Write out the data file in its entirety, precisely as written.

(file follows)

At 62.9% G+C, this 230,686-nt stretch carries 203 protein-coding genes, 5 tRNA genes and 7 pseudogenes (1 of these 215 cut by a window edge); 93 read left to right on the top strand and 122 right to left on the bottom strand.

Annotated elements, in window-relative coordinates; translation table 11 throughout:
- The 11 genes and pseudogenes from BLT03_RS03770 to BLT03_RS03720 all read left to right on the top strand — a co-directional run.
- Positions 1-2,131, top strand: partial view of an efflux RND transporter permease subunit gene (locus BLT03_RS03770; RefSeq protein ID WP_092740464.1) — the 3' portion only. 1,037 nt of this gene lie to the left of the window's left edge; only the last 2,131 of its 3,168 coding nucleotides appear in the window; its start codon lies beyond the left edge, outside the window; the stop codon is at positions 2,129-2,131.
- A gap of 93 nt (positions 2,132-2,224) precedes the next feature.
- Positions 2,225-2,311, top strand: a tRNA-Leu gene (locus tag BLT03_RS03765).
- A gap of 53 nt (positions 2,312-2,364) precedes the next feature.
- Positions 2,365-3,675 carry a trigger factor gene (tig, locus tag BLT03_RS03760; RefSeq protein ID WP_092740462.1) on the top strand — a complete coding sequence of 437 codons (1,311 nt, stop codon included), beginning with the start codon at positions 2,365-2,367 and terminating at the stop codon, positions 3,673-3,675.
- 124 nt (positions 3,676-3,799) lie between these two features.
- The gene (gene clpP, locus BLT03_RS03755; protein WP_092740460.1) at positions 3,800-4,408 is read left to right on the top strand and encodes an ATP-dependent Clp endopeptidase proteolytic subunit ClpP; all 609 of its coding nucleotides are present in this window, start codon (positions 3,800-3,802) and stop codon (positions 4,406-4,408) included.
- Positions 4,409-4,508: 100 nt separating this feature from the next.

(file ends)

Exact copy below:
At 62.9% G+C, this 230,686-nt stretch carries 203 protein-coding genes, 5 tRNA genes and 7 pseudogenes (1 of these 215 cut by a window edge); 93 read left to right on the top strand and 122 right to left on the bottom strand.

Annotated elements, in window-relative coordinates; translation table 11 throughout:
- The 11 genes and pseudogenes from BLT03_RS03770 to BLT03_RS03720 all read left to right on the top strand — a co-directional run.
- Positions 1-2,131, top strand: partial view of an efflux RND transporter permease subunit gene (locus BLT03_RS03770; RefSeq protein ID WP_092740464.1) — the 3' portion only. 1,037 nt of this gene lie to the left of the window's left edge; only the last 2,131 of its 3,168 coding nucleotides appear in the window; its start codon lies beyond the left edge, outside the window; the stop codon is at positions 2,129-2,131.
- A gap of 93 nt (positions 2,132-2,224) precedes the next feature.
- Positions 2,225-2,311, top strand: a tRNA-Leu gene (locus tag BLT03_RS03765).
- A gap of 53 nt (positions 2,312-2,364) precedes the next feature.
- Positions 2,365-3,675 carry a trigger factor gene (tig, locus tag BLT03_RS03760; RefSeq protein ID WP_092740462.1) on the top strand — a complete coding sequence of 437 codons (1,311 nt, stop codon included), beginning with the start codon at positions 2,365-2,367 and terminating at the stop codon, positions 3,673-3,675.
- 124 nt (positions 3,676-3,799) lie between these two features.
- The gene (gene clpP, locus BLT03_RS03755; protein WP_092740460.1) at positions 3,800-4,408 is read left to right on the top strand and encodes an ATP-dependent Clp endopeptidase proteolytic subunit ClpP; all 609 of its coding nucleotides are present in this window, start codon (positions 3,800-3,802) and stop codon (positions 4,406-4,408) included.
- Positions 4,409-4,508: 100 nt separating this feature from the next.